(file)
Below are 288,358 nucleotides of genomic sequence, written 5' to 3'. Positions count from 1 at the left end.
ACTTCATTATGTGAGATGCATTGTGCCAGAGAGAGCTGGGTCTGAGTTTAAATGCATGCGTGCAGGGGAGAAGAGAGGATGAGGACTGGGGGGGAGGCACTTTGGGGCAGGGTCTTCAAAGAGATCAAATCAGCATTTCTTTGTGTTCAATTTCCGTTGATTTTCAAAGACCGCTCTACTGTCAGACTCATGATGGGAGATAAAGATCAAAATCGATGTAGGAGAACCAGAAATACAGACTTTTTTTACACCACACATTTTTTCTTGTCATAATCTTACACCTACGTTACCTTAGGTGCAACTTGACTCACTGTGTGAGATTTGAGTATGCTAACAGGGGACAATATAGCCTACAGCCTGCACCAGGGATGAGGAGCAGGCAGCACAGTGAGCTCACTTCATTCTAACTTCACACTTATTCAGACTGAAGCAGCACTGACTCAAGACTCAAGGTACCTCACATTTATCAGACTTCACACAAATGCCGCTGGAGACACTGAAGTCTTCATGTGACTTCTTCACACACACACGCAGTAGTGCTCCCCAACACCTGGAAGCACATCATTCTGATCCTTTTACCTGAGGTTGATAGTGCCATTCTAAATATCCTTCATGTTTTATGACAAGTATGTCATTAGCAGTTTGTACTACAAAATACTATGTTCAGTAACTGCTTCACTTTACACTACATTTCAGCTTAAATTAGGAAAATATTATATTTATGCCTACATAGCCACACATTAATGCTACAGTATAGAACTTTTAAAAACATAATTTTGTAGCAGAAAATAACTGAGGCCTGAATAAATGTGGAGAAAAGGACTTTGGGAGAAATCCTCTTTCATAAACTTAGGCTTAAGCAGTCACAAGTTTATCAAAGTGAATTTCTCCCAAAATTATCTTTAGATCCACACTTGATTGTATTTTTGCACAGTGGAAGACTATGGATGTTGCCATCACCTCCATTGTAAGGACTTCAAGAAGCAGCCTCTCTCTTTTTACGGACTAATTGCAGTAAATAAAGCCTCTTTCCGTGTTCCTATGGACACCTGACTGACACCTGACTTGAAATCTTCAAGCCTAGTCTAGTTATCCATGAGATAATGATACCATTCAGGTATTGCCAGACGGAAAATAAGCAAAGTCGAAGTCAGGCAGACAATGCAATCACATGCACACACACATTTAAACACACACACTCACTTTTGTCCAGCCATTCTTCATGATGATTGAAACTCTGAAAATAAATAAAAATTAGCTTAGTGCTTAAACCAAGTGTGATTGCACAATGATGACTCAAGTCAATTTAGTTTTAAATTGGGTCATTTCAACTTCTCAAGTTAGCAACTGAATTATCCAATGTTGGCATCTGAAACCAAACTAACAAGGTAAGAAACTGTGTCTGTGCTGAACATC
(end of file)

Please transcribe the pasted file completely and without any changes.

Below are 288,358 nucleotides of genomic sequence, written 5' to 3'. Positions count from 1 at the left end.
ACTTCATTATGTGAGATGCATTGTGCCAGAGAGAGCTGGGTCTGAGTTTAAATGCATGCGTGCAGGGGAGAAGAGAGGATGAGGACTGGGGGGGAGGCACTTTGGGGCAGGGTCTTCAAAGAGATCAAATCAGCATTTCTTTGTGTTCAATTTCCGTTGATTTTCAAAGACCGCTCTACTGTCAGACTCATGATGGGAGATAAAGATCAAAATCGATGTAGGAGAACCAGAAATACAGACTTTTTTTACACCACACATTTTTTCTTGTCATAATCTTACACCTACGTTACCTTAGGTGCAACTTGACTCACTGTGTGAGATTTGAGTATGCTAACAGGGGACAATATAGCCTACAGCCTGCACCAGGGATGAGGAGCAGGCAGCACAGTGAGCTCACTTCATTCTAACTTCACACTTATTCAGACTGAAGCAGCACTGACTCAAGACTCAAGGTACCTCACATTTATCAGACTTCACACAAATGCCGCTGGAGACACTGAAGTCTTCATGTGACTTCTTCACACACACACGCAGTAGTGCTCCCCAACACCTGGAAGCACATCATTCTGATCCTTTTACCTGAGGTTGATAGTGCCATTCTAAATATCCTTCATGTTTTATGACAAGTATGTCATTAGCAGTTTGTACTACAAAATACTATGTTCAGTAACTGCTTCACTTTACACTACATTTCAGCTTAAATTAGGAAAATATTATATTTATGCCTACATAGCCACACATTAATGCTACAGTATAGAACTTTTAAAAACATAATTTTGTAGCAGAAAATAACTGAGGCCTGAATAAATGTGGAGAAAAGGACTTTGGGAGAAATCCTCTTTCATAAACTTAGGCTTAAGCAGTCACAAGTTTATCAAAGTGAATTTCTCCCAAAATTATCTTTAGATCCACACTTGATTGTATTTTTGCACAGTGGAAGACTATGGATGTTGCCATCACCTCCATTGTAAGGACTTCAAGAAGCAGCCTCTCTCTTTTTACGGACTAATTGCAGTAAATAAAGCCTCTTTCCGTGTTCCTATGGACACCTGACTGACACCTGACTTGAAATCTTCAAGCCTAGTCTAGTTATCCATGAGATAATGATACCATTCAGGTATTGCCAGACGGAAAATAAGCAAAGTCGAAGTCAGGCAGACAATGCAATCACATGCACACACACATTTAAACACACACACTCACTTTTGTCCAGCCATTCTTCATGATGATTGAAACTCTGAAAATAAATAAAAATTAGCTTAGTGCTTAAACCAAGTGTGATTGCACAATGATGACTCAAGTCAATTTAGTTTTAAATTGGGTCATTTCAACTTCTCAAGTTAGCAACTGAATTATCCAATGTTGGCATCTGAAACCAAACTAACAAGGTAAGAAACTGTGTCTGTGCTGAACATC